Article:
This isn’t always easy. Inevitably much of our questioning seems to contain an implicit element of critique: What’s so special about Sangharakshita? Why is my centre being run by a team of ego-trippers? Are people not letting me have my girlfriend stay for the night in the community because they’re blocked and uptight? And so on.... But the fact that such questions may deserve objective consideration and broader discussion should not distract us from our primary duty, which is to explore what is happening in ourselves as we start asking such questions. The issues that face us as the FWBO moves into a new era are too important to be addressed in a mood of reactive cynicism. I suspect that only when we all know where we’re coming from will we be able to work effectively with the objective dimensions of our questions, and so work together to make the FWBO a more ideal spiritual community.

For some of my friends, mid-life questioning has focused on the issue of lifestyle. Some people who have for years been happily working in our businesses or living in our residential communities now find themselves thinking about long-term security and pension plans. Others wonder whether they couldn’t after all achieve some success and well being by proving themselves in the context of an ordinary career. Some may feel their aching bones and diminishing physical vitality inadequate as supports to yet more tireless bodhisattva activity, living in ‘cremation grounds’, and being all things to all men.... Others might simply decide that they no longer wish to deprive themselves of the simple pleasures of intimacy afforded by a committed live-in sexual partnership. And some are realising they want to become parents before it’s too late.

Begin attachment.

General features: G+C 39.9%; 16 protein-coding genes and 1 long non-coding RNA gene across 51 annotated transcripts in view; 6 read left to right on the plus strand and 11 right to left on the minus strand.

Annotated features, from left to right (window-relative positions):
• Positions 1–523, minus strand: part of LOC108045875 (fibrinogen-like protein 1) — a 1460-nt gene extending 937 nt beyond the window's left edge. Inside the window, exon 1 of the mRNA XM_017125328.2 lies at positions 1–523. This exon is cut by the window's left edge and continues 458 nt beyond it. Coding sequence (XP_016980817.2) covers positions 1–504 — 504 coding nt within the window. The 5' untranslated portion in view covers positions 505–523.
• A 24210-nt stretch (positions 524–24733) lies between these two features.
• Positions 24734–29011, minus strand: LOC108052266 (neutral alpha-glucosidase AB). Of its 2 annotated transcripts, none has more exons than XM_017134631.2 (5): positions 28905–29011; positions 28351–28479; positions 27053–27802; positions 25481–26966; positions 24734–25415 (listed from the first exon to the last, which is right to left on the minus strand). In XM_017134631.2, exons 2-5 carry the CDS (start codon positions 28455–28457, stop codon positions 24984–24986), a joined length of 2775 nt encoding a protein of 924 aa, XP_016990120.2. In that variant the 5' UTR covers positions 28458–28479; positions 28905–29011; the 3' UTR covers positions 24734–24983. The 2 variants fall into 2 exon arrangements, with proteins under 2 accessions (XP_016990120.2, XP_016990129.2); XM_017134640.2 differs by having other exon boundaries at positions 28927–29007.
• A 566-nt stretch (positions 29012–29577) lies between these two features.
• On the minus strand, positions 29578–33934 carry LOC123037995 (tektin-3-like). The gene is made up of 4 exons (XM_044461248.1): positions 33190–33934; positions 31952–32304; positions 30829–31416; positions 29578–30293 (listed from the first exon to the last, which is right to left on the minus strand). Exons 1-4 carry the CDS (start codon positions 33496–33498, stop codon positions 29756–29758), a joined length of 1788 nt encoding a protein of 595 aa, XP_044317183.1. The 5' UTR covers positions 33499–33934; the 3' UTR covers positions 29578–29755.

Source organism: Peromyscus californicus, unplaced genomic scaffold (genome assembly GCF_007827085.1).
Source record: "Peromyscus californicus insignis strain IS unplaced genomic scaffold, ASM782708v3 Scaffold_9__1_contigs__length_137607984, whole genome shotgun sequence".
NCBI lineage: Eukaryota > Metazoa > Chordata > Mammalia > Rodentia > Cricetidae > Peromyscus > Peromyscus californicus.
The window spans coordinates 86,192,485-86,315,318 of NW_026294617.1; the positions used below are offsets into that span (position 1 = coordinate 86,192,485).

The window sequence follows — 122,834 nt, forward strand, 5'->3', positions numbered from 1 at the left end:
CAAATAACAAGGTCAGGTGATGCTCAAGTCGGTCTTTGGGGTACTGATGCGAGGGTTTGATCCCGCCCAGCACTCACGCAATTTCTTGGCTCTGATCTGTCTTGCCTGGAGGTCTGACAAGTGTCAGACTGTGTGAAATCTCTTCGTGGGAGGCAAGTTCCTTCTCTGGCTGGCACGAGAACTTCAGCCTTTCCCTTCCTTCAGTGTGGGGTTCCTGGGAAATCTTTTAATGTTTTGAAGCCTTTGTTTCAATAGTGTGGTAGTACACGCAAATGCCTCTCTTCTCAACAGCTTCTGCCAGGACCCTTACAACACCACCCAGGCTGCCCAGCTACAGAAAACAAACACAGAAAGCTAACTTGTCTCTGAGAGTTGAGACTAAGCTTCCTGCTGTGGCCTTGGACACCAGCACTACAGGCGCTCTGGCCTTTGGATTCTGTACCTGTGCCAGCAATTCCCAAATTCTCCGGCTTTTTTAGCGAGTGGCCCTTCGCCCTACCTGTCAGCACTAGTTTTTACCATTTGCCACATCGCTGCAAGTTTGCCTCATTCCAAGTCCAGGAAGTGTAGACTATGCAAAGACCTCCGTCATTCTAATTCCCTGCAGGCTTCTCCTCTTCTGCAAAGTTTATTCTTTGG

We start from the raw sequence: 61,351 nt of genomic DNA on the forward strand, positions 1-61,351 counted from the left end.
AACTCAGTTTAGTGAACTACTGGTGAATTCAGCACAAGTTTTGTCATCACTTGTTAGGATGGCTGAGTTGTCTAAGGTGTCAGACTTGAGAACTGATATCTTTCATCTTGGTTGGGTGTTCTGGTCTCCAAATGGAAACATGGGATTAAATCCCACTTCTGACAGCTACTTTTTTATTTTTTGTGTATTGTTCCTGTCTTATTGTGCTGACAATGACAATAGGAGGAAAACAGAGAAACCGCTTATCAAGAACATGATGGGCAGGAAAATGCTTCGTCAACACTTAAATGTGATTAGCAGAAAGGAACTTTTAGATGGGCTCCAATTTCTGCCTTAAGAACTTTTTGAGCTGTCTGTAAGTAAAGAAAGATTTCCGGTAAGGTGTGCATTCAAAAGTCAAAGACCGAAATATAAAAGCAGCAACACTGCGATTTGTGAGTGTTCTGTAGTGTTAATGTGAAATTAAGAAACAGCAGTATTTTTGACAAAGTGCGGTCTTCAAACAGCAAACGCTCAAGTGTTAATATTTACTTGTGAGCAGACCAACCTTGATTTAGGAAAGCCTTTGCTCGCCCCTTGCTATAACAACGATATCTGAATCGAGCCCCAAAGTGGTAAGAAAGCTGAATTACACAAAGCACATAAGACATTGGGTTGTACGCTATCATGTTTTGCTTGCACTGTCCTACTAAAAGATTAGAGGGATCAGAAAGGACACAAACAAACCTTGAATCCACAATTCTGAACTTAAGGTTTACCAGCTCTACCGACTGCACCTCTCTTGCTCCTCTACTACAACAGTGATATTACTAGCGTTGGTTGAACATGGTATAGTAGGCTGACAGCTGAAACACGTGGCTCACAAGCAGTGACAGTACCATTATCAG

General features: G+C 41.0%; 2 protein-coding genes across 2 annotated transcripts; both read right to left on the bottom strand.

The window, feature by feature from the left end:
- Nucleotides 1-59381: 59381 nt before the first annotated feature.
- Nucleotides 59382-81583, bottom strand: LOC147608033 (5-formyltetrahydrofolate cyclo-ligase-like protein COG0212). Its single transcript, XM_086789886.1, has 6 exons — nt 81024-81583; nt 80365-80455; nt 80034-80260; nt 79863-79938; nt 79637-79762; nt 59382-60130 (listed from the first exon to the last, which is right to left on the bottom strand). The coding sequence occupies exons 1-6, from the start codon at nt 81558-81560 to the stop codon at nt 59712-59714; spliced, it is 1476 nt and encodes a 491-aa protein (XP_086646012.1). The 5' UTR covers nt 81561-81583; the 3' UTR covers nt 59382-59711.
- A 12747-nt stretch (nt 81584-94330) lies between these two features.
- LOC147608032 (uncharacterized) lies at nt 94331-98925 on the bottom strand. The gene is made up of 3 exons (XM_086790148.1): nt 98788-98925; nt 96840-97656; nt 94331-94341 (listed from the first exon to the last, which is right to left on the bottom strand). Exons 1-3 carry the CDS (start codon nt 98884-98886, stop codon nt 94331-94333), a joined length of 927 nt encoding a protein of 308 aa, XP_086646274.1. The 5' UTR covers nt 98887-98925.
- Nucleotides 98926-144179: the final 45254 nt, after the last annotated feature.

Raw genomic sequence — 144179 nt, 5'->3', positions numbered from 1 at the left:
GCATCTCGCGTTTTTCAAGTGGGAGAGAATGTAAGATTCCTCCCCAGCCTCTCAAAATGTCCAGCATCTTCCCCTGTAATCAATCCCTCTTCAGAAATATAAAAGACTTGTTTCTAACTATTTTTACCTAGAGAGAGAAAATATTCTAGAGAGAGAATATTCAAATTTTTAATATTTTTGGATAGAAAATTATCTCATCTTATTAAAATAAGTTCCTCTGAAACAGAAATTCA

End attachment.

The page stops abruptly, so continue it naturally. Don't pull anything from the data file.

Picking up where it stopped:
These are pretty run-of-the-mill human urges and ambitions, the realization of which does not in itself preclude spiritual effort, spiritual progress, or altruistic activity. But for some people who have grown up in the highly idealistic, semi-monastic culture of the British FWBO, such desires, not to speak of the taking of steps towards their fulfilment, can be accompanied by a sense of shame, even of spiritual failure. And someone feeling such shame can feel tempted to drift to the periphery of things, to distance themselves from old friends and connections, to assume themselves condemned, and thus unwittingly condemn themselves, to a life beyond the pale.